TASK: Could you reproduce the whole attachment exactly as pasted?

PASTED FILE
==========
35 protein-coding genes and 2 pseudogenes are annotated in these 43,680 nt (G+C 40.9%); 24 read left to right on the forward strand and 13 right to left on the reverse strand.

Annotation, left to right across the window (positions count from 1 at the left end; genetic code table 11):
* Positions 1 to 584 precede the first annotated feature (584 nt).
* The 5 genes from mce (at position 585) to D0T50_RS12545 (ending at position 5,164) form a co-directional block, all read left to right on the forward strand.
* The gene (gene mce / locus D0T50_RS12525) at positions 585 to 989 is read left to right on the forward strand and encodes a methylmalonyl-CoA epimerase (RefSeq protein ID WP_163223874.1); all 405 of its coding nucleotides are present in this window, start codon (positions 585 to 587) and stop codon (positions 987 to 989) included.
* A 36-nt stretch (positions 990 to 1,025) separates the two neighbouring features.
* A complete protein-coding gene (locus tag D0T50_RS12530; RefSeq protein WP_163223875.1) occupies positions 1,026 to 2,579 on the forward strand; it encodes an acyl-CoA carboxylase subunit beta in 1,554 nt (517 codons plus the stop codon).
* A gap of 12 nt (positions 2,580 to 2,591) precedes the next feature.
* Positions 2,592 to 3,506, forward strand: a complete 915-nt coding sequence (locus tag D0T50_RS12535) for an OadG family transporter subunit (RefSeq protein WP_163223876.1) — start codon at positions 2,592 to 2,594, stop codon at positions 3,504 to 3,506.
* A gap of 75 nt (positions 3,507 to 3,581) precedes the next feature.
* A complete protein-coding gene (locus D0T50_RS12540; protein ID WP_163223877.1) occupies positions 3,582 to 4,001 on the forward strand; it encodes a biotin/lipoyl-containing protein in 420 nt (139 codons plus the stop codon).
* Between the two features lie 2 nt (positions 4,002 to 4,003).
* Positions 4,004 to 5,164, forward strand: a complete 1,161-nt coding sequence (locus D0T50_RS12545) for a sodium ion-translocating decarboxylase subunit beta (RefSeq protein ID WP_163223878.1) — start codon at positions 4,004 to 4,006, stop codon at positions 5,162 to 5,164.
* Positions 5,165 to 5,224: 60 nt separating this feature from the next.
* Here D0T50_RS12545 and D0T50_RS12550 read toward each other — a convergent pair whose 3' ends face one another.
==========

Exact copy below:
35 protein-coding genes and 2 pseudogenes are annotated in these 43,680 nt (G+C 40.9%); 24 read left to right on the forward strand and 13 right to left on the reverse strand.

Annotation, left to right across the window (positions count from 1 at the left end; genetic code table 11):
* Positions 1 to 584 precede the first annotated feature (584 nt).
* The 5 genes from mce (at position 585) to D0T50_RS12545 (ending at position 5,164) form a co-directional block, all read left to right on the forward strand.
* The gene (gene mce / locus D0T50_RS12525) at positions 585 to 989 is read left to right on the forward strand and encodes a methylmalonyl-CoA epimerase (RefSeq protein ID WP_163223874.1); all 405 of its coding nucleotides are present in this window, start codon (positions 585 to 587) and stop codon (positions 987 to 989) included.
* A 36-nt stretch (positions 990 to 1,025) separates the two neighbouring features.
* A complete protein-coding gene (locus tag D0T50_RS12530; RefSeq protein WP_163223875.1) occupies positions 1,026 to 2,579 on the forward strand; it encodes an acyl-CoA carboxylase subunit beta in 1,554 nt (517 codons plus the stop codon).
* A gap of 12 nt (positions 2,580 to 2,591) precedes the next feature.
* Positions 2,592 to 3,506, forward strand: a complete 915-nt coding sequence (locus tag D0T50_RS12535) for an OadG family transporter subunit (RefSeq protein WP_163223876.1) — start codon at positions 2,592 to 2,594, stop codon at positions 3,504 to 3,506.
* A gap of 75 nt (positions 3,507 to 3,581) precedes the next feature.
* A complete protein-coding gene (locus D0T50_RS12540; protein ID WP_163223877.1) occupies positions 3,582 to 4,001 on the forward strand; it encodes a biotin/lipoyl-containing protein in 420 nt (139 codons plus the stop codon).
* Between the two features lie 2 nt (positions 4,002 to 4,003).
* Positions 4,004 to 5,164, forward strand: a complete 1,161-nt coding sequence (locus D0T50_RS12545) for a sodium ion-translocating decarboxylase subunit beta (RefSeq protein ID WP_163223878.1) — start codon at positions 4,004 to 4,006, stop codon at positions 5,162 to 5,164.
* Positions 5,165 to 5,224: 60 nt separating this feature from the next.
* Here D0T50_RS12545 and D0T50_RS12550 read toward each other — a convergent pair whose 3' ends face one another.